Thursday, February 28, 2019

CenturyLink Announces New Threat Research on Necurs

"Necurs is the multitool of botnets, evolving from operating as a spam botnet delivering banking trojans and ransomware to developing a proxy service, as well as cryptomining and DDoS capabilities," said Mike Benjamin, head of Black Lotus Labs. "What's particularly interesting is Necurs' regular cadence of going dark to avoid detection, reemerging to send new commands to infected hosts and then going dark again. This technique is one of many the reasons Necurs has been able to expand to more than half a million bots around the world."

Key Takeaways

  • Beginning in May of 2018, Black Lotus Labs observed regular, sustained downtime of roughly two weeks, followed by roughly three weeks of activity for the three most active groups of bots comprising Necurs.
  • Necurs' roughly 570,000 bots are distributed globally, with about half located in the following countries, in order of prevalence: India, Indonesia, Vietnam, Turkey and Iran. 
  • Necurs uses a domain generation algorithm (DGA) to obfuscate its operations and avoid takedown. However, DGA is a double-edged sword: because the DGA domains Necurs will use are known in advance, security researchers can use methods like sinkholing DGA domains and analyzing DNS and network traffic to enumerate bots and command and control (C2) infrastructure.
  • CenturyLink took steps to mitigate the risk of Necurs to customers, in addition to notifying other network owners of potentially infected devices to help protect the internet. 

Additional Resources

SOURCE CenturyLink, Inc.

Tuesday, February 26, 2019

ICANN urges adopting DNSSEC now

With DNS server being attacked all over the world, The Internet Corporation for Assigned Names and Numbers (ICANN) believes that there is an ongoing and significant risk to key parts of the Domain Name System (DNS) infrastructure.

In the context of increasing reports of malicious activity targeting the DNS infrastructure, ICANN is calling for full deployment of the Domain Name System Security Extensions (DNSSEC) across all unsecured domain names. The organization also reaffirms its commitment to engage in collaborative efforts to ensure the security, stability and resiliency of the Internet’s global identifier systems.

As one of many entities engaged in the decentralized management of the Internet, ICANN is specifically responsible for coordinating the top-most level of the DNS to ensure its stable and secure operation and universal resolvability.

On 15 February 2019, in response to reports of attacks against key parts of the DNS infrastructure, ICANN offered a checklist of recommended security precautions for members of the domain name industry, registries, registrars, resellers, and related others, to proactively take to protect their systems, their customers’ systems and information reachable via the DNS.

Public reports indicate that there is a pattern of multifaceted attacks utilizing different methodologies. Some of the attacks target the DNS, in which unauthorized changes to the delegation structure of domain names are made, replacing the addresses of intended servers with addresses of machines controlled by the attackers. This particular type of attack, which targets the DNS, only works when DNSSEC is not in use. DNSSEC is a technology developed to protect against such changes by digitally 'signing' data to assure its validity. Although DNSSEC cannot solve all forms of attack against the DNS, when it is used, unauthorized modification to DNS information can be detected, and users are blocked from being misdirected.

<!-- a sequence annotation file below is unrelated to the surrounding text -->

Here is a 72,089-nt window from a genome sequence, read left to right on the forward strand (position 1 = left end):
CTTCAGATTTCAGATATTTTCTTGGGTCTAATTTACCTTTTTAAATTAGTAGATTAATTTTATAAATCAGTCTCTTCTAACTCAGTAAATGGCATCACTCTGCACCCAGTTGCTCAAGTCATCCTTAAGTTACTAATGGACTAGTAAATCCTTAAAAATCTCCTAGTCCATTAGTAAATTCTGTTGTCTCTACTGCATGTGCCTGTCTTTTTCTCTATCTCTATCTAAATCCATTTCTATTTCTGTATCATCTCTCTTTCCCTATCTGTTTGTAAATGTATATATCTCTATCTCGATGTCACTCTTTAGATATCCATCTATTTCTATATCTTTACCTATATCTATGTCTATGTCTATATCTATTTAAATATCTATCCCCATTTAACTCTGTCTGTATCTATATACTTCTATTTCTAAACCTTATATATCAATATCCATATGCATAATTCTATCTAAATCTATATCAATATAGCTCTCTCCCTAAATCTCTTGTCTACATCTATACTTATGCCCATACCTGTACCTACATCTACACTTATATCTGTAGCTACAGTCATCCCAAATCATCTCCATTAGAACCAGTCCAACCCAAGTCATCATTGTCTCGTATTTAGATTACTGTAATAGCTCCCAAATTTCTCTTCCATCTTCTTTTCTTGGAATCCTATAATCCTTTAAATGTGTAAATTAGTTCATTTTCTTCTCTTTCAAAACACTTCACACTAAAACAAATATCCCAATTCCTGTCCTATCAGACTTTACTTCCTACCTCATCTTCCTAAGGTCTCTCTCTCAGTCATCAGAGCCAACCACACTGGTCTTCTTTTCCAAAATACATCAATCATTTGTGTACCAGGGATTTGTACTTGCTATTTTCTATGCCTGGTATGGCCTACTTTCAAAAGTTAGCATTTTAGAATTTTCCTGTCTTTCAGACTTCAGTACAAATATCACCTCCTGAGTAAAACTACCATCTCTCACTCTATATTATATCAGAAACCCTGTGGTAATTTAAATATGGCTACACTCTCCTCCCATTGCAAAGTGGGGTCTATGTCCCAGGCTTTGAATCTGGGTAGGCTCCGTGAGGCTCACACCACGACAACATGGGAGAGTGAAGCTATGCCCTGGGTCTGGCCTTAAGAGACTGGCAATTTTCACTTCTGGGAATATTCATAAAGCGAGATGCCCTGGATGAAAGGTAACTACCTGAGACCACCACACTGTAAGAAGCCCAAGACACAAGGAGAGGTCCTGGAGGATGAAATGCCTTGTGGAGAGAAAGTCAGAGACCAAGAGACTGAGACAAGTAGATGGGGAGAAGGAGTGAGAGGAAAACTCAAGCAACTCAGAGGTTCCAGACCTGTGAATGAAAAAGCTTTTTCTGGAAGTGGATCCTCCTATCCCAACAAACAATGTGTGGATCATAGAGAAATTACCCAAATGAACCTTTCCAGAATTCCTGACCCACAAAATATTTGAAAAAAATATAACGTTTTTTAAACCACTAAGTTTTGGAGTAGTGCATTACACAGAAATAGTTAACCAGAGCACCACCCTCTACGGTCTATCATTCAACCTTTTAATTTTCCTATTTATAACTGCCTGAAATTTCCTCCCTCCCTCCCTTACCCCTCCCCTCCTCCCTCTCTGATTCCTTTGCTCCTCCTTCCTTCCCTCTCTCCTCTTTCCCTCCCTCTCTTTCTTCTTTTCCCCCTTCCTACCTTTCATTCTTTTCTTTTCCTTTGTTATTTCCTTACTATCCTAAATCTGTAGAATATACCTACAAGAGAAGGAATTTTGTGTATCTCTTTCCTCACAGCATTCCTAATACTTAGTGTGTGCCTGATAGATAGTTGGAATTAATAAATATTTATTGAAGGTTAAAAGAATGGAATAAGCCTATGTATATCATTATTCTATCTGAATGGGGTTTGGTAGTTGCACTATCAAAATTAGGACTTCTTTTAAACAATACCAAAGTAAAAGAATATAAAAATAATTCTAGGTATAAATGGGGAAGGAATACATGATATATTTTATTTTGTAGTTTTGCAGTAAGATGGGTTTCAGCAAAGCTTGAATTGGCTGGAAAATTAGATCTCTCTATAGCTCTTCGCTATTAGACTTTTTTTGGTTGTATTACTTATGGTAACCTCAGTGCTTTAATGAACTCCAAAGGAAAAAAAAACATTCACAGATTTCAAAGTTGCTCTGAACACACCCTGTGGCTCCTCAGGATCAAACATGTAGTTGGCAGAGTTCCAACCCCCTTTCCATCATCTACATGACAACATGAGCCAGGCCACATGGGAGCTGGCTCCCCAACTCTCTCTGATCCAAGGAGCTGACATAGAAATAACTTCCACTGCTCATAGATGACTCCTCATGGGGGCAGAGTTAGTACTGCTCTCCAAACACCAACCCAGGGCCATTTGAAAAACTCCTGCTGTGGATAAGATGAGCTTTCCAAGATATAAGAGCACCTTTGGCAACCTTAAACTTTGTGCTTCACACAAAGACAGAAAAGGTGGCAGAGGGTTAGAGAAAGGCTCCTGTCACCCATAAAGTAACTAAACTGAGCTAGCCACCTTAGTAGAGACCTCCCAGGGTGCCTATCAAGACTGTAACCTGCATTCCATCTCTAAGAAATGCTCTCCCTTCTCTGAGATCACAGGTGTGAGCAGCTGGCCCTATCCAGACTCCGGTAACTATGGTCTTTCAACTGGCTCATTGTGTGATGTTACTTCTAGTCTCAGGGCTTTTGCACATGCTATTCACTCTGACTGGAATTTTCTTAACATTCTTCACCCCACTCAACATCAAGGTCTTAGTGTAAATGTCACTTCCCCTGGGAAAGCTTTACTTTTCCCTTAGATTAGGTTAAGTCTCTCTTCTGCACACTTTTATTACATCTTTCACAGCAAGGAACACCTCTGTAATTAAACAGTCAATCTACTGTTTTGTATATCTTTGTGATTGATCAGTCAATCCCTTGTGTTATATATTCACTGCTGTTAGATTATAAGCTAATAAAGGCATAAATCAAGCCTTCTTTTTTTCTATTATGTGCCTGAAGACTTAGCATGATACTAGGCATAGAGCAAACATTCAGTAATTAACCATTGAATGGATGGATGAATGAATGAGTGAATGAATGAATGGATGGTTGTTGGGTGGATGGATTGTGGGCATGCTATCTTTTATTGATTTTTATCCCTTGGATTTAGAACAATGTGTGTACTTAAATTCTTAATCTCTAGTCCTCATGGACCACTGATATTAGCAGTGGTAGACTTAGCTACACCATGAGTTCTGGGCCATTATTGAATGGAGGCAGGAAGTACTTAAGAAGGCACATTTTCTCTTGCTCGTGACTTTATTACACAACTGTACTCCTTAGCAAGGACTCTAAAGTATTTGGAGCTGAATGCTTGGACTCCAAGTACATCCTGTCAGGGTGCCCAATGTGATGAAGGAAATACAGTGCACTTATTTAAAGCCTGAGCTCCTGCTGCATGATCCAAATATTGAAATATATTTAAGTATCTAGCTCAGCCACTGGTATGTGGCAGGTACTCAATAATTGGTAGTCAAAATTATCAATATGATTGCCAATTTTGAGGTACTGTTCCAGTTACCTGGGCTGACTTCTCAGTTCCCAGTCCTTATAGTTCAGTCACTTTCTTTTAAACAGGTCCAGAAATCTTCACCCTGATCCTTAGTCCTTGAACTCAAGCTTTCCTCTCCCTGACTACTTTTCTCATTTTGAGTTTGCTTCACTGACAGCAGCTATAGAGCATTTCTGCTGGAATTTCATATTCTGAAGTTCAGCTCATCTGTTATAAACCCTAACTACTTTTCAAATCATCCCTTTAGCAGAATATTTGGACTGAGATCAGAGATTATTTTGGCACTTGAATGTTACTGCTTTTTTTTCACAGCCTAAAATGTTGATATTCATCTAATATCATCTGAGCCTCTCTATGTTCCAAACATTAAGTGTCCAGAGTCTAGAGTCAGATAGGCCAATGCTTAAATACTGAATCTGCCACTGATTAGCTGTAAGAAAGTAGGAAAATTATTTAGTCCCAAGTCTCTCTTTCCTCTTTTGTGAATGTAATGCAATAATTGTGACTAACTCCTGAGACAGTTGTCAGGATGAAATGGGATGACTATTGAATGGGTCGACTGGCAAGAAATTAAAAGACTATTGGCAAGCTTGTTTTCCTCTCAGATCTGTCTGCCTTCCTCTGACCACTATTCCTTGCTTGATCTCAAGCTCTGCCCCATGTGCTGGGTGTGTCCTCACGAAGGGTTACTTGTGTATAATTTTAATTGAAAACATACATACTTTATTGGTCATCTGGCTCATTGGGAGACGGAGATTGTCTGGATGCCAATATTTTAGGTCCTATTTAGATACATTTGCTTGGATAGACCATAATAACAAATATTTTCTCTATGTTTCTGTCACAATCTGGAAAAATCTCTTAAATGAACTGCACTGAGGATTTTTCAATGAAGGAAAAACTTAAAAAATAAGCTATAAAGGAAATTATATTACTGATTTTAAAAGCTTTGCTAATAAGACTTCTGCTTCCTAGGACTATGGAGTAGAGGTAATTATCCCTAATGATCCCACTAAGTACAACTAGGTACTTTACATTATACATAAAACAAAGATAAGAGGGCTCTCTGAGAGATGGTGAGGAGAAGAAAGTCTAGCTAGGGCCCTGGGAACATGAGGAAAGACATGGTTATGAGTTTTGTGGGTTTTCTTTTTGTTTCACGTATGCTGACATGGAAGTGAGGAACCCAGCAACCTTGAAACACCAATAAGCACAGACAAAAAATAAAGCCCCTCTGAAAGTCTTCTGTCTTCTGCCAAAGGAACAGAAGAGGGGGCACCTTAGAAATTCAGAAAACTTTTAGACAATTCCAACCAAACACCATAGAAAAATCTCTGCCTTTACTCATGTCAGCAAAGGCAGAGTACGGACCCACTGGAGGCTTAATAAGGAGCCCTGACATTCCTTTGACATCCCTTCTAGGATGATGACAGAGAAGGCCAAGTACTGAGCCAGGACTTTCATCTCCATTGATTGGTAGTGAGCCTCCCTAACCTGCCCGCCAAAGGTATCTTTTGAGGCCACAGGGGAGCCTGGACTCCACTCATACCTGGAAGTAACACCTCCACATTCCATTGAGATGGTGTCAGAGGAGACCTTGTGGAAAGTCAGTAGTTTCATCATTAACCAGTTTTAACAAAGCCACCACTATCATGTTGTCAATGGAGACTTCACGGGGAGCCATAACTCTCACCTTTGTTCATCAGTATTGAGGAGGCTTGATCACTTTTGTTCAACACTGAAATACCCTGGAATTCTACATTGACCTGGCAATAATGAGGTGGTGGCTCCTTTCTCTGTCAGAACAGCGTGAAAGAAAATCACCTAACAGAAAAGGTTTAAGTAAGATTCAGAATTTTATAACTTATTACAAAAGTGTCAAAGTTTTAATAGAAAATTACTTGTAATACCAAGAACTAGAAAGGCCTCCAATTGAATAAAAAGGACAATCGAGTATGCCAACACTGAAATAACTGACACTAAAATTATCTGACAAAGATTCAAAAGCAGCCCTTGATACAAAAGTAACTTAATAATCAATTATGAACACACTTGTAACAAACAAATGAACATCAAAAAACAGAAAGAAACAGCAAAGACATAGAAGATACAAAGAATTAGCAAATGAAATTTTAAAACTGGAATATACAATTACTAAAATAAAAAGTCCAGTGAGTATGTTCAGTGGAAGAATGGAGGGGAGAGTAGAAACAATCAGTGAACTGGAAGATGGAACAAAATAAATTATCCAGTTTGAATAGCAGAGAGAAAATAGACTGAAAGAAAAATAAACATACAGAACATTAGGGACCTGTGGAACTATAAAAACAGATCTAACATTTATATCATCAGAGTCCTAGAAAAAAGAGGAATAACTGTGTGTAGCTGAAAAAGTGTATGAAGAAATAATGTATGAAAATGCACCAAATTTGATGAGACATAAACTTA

ICANN has long recognized the importance of DNSSEC and is calling for full deployment of the technology across all domains. Although this will not solve the security problems of the Internet, it aims to assure that Internet users reach their desired online destination by helping to prevent so-called “man in the middle” attacks where a user is unknowingly re-directed to a potentially malicious site. DNSSEC complements other technologies, such as Transport Layer Security (most typically used in HTTPS) that protect the end user/domain communication.

As the coordinator of the top-most level of the DNS, ICANN is in the position to help mitigate and detect DNS-related risks, and to facilitate key discussions together with its partners. The organization believes that all members of the domain name system ecosystem must work together to produce better tools and policies to secure the DNS and other critical operations of the Internet. To facilitate these efforts, ICANN is planning an event for the Internet community to address DNS protection: The first is an open session during the upcoming ICANN64 public meeting on 9-14 March 2019, in Kobe, Japan.

As we learn more information, updates may be provided. For information about ICANN64, visit

This article was a repost off of the ICANN site as a important security notice to all who use or have DNS servers.

Saturday, February 23, 2019

617 million accounts stolen

According to the 617million accounts stolen from 16 hacked websites now for sale on dark web, seller boasts.

 Some 617 million online account details stolen from 16 hacked websites are on sale from today on the dark web, according to the data trove's seller.

For less than $20,000 in Bitcoin, it is claimed, the following pilfered account databases can be purchased from the Dream Market cyber-souk, located in the Tor network: